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The Role of Diversity Training on Healthcare Professionals’ Understanding of Diversity at UPMC Magee-Womens Hospital

Moore, Brittany / J (2020) The Role of Diversity Training on Healthcare Professionals’ Understanding of Diversity at UPMC Magee-Womens Hospital. Doctoral Dissertation, University of Pittsburgh. (Unpublished)

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Abstract

This qualitative inquiry was designed and conducted to evaluate the understanding and knowledge of diversity for ten healthcare professionals and leaders at University of Pittsburgh Medical Center (UPMC) Magee-Womens Hospital. This understanding was achieved by exploring how healthcare professionals conceptualize diversity, including race and gender differences, and about their participation in diversity trainings, resources, policies, and initiatives. Research has projected a demographic shift for minoritized individuals by 2050, including an increase in Women of Color. For healthcare professionals, the increase in the number of Women of Color as patients and the lack of a demographic shift of healthcare providers signal the importance of diversity training. It is becoming increasingly critical that healthcare professionals understand the health disparities and intersectionality of race and gender that Women of Color experience. The outcome of care is dependent on this level of understanding and, if not addressed, these biases can ultimately affect quality of care. The inquiry conceptualized diversity through Madeline Leininger’s Cultural Care Diversity theory and Kimberlé Crenshaw’s coined term of “intersectionality.” This framework stressed the ethical responsibility healthcare professionals have to remain competent in understanding the multiple identities experienced by Women of Color and how this can impact their overall care. A description of the experiences of healthcare professionals provided insight and understanding on the need for a multi-dimensional approach to diversity training and resources at UPMC Magee-Womens Hospital. Data from the participants in this inquiry was collected through face-to-face semi-structured interviews, resulting in four key findings. The data concluded how healthcare professionals conceptualize diversity, including how past experiences shape one’s understanding of diversity. In addition, healthcare professionals were able to identify the race and gender disparities affecting the quality of care Women of Color receive, while also noting that no specific interventions are in place to address their specific needs. Lastly, healthcare professionals are charging Magee-Womens Hospital to hire diverse staff and mandating diversity training to allow for critical understanding of the disparities experienced by Women of Color. The inquiry concludes that healthcare professionals need effective, specific interventions and practices that mitigate disparities in healthcare, including an increase in the hiring of diverse staff, mandated in-person diversity training, specialized curriculum focused on critical social justice, and the reevaluation of UPMC’s Center for Engagement and Inclusion diversity initiatives.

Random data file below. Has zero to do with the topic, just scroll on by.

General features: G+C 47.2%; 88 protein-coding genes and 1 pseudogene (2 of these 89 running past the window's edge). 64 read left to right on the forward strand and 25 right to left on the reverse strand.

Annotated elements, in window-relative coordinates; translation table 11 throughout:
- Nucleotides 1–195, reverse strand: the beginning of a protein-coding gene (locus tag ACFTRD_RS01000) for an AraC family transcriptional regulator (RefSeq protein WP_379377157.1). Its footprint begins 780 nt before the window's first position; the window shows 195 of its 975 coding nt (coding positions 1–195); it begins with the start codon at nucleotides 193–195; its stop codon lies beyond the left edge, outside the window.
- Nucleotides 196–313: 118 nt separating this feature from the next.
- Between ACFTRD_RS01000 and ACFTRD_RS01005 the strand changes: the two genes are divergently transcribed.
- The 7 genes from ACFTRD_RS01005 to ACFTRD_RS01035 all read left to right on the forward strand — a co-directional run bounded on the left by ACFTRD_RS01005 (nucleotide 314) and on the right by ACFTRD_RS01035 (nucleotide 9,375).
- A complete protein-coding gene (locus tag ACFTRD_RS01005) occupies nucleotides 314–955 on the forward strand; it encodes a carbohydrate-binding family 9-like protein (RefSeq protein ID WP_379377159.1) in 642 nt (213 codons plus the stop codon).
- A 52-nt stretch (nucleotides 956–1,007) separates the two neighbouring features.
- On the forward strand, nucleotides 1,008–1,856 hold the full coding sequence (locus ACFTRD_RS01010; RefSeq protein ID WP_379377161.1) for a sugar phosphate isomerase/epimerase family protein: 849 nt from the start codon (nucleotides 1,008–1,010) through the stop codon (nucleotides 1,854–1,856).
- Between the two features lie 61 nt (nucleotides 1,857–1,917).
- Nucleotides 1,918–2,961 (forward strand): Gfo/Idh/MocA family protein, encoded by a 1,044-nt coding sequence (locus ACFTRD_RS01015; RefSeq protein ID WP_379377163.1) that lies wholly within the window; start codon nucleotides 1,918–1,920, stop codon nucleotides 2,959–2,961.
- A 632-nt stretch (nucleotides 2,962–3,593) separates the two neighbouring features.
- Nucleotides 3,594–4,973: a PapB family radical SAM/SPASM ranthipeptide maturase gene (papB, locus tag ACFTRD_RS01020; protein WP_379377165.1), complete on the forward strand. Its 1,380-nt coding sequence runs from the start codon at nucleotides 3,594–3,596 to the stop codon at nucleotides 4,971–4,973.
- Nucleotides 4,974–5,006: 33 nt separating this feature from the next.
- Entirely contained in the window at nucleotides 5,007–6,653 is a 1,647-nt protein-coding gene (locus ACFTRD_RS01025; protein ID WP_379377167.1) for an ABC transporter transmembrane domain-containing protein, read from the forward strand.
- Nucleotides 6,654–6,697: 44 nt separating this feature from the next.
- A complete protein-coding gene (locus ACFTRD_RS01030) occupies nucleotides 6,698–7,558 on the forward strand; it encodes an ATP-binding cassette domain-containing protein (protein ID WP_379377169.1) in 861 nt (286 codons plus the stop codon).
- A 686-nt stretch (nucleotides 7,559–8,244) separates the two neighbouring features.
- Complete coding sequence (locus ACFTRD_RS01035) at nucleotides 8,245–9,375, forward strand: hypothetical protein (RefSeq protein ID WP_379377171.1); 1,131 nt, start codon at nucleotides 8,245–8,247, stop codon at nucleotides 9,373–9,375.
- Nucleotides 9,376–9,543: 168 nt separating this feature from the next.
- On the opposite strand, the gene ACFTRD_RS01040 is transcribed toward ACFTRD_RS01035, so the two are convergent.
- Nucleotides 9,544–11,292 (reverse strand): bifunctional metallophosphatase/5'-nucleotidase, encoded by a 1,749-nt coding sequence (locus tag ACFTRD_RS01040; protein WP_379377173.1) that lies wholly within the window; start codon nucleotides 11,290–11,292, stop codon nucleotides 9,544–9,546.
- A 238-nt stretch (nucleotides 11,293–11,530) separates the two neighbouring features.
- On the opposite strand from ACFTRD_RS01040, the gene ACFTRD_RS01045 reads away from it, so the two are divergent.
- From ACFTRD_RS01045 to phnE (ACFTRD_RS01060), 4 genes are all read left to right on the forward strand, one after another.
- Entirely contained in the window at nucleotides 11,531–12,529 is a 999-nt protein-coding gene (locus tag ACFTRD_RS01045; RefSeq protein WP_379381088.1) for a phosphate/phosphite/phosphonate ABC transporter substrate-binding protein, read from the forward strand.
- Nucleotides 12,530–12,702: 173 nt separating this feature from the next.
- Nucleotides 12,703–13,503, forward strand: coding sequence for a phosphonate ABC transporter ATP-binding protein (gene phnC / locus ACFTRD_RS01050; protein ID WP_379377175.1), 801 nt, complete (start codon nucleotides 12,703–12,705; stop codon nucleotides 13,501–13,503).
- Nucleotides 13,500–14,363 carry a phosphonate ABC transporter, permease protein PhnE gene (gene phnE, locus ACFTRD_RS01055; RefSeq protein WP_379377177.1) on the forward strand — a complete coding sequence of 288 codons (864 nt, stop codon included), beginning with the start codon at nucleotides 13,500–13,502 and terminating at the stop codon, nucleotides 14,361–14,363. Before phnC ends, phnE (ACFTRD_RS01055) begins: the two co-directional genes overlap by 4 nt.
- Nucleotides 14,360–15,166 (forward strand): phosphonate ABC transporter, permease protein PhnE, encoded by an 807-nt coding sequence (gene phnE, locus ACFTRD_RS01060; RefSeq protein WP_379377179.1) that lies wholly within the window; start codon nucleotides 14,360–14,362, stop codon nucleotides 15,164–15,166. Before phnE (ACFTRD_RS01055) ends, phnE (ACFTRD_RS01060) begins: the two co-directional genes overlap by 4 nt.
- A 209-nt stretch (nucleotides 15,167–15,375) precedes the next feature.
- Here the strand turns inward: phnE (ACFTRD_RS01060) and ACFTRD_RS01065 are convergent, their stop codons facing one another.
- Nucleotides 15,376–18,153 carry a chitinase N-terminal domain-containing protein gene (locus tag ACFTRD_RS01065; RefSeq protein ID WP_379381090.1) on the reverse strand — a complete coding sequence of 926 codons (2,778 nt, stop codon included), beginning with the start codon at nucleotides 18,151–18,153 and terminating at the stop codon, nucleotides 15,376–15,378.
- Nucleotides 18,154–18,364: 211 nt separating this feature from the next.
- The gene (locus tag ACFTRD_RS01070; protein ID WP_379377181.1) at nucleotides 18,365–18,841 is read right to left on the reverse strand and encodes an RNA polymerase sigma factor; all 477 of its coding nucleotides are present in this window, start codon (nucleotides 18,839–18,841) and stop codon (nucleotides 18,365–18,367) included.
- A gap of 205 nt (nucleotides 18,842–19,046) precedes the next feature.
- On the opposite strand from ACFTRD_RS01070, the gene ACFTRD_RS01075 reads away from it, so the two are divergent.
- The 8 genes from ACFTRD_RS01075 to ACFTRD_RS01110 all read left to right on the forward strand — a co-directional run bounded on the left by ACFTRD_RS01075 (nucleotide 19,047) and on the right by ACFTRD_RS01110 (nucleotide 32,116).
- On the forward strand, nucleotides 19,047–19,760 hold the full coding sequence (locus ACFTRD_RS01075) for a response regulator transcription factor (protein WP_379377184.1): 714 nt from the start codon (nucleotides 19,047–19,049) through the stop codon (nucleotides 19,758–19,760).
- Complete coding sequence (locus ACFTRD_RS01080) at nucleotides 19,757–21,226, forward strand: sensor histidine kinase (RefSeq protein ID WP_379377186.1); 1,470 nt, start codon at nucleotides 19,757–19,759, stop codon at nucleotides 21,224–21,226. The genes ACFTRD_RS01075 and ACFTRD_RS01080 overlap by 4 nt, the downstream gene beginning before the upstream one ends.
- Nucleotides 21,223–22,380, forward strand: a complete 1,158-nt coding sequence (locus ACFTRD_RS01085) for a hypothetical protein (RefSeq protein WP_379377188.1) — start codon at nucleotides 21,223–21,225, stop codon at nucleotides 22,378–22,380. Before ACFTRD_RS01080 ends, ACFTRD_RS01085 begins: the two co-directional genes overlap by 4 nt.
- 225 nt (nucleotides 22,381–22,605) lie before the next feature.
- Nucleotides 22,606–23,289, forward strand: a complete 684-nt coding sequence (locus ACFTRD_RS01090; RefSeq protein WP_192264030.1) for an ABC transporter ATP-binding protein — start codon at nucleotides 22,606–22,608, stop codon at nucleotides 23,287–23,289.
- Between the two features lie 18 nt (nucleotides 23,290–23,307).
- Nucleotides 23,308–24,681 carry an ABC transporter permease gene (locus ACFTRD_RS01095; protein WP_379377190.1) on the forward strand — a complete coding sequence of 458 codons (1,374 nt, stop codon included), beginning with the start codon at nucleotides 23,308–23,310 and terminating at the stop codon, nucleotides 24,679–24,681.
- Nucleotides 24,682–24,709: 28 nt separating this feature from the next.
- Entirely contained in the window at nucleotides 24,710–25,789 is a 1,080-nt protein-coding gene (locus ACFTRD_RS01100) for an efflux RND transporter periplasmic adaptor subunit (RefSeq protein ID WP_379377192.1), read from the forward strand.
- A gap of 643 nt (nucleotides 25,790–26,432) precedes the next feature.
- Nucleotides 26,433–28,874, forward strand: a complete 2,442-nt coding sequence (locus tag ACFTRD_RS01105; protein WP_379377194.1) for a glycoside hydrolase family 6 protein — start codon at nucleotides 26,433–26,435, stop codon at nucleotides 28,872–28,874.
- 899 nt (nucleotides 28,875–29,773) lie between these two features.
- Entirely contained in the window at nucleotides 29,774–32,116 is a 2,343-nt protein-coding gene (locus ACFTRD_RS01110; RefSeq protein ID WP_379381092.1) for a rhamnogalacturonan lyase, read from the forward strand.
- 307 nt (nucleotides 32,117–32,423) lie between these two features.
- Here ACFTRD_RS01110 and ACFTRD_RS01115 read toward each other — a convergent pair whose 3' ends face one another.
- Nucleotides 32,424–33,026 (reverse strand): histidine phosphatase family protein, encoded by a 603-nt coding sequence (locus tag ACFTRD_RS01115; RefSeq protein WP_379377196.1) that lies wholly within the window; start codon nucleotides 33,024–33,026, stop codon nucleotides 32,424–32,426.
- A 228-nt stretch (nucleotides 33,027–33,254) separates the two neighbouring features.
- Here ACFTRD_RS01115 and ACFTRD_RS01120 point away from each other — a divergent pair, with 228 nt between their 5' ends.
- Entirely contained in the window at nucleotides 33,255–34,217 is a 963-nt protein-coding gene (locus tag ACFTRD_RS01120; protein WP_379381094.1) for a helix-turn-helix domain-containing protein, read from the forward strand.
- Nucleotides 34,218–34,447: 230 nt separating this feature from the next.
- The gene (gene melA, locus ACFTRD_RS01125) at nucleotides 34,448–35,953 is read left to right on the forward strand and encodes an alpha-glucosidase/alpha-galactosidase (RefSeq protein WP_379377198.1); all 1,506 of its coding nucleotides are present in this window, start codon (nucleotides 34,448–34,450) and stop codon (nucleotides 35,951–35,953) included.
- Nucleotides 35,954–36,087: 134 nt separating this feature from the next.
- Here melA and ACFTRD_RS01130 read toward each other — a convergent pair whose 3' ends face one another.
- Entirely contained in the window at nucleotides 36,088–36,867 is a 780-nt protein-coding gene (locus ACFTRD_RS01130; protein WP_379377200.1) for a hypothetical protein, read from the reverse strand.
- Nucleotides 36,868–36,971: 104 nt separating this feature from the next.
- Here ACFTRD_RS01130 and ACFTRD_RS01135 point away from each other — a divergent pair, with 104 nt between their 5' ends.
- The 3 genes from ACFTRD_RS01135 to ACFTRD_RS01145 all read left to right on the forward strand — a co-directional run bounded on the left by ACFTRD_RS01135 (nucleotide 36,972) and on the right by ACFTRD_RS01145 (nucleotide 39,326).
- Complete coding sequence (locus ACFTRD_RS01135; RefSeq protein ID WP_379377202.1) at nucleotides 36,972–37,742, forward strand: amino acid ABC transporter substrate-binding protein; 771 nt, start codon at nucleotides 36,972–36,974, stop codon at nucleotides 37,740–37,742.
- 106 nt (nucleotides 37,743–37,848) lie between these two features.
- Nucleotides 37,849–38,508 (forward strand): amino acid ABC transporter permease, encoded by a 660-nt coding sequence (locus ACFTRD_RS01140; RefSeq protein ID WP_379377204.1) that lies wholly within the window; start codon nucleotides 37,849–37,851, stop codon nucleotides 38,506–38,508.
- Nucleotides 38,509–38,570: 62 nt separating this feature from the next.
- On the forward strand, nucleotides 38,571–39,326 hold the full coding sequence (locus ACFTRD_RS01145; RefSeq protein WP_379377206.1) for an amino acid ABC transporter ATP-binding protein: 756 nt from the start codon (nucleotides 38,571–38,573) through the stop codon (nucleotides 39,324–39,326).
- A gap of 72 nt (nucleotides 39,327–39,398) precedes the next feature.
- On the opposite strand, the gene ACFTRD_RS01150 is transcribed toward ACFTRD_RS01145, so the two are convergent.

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Details

Item Type: University of Pittsburgh ETD
Status: Unpublished
Creators/Authors:
CreatorsEmailPitt UsernameORCID
Moore, Brittany / Jbjm138@pitt.edubjm138
ETD Committee:
TitleMemberEmail AddressPitt UsernameORCID
Committee ChairGarcia, Gina / Aggarcia@pitt.eduggarcia
Committee MemberMichael, Gunzenhausermgunzen@pitt.edumgunzen
Committee MemberTrisha, Gadsontgadson@macedoniaface.org
Date: 2 September 2020
Date Type: Publication
Defense Date: 15 June 2020
Approval Date: 2 September 2020
Submission Date: 30 July 2020
Access Restriction: No restriction; Release the ETD for access worldwide immediately.
Number of Pages: 108
Institution: University of Pittsburgh
Schools and Programs: School of Education > Administrative and Policy Studies
Degree: EdD - Doctor of Education
Thesis Type: Doctoral Dissertation
Refereed: Yes
Uncontrolled Keywords: diversity training, healthcare, social justice, women of color, UPMC
Date Deposited: 02 Sep 2020 15:23
Last Modified: 02 Sep 2020 15:23
URI: http://d-scholarship.pitt.edu/id/eprint/39487

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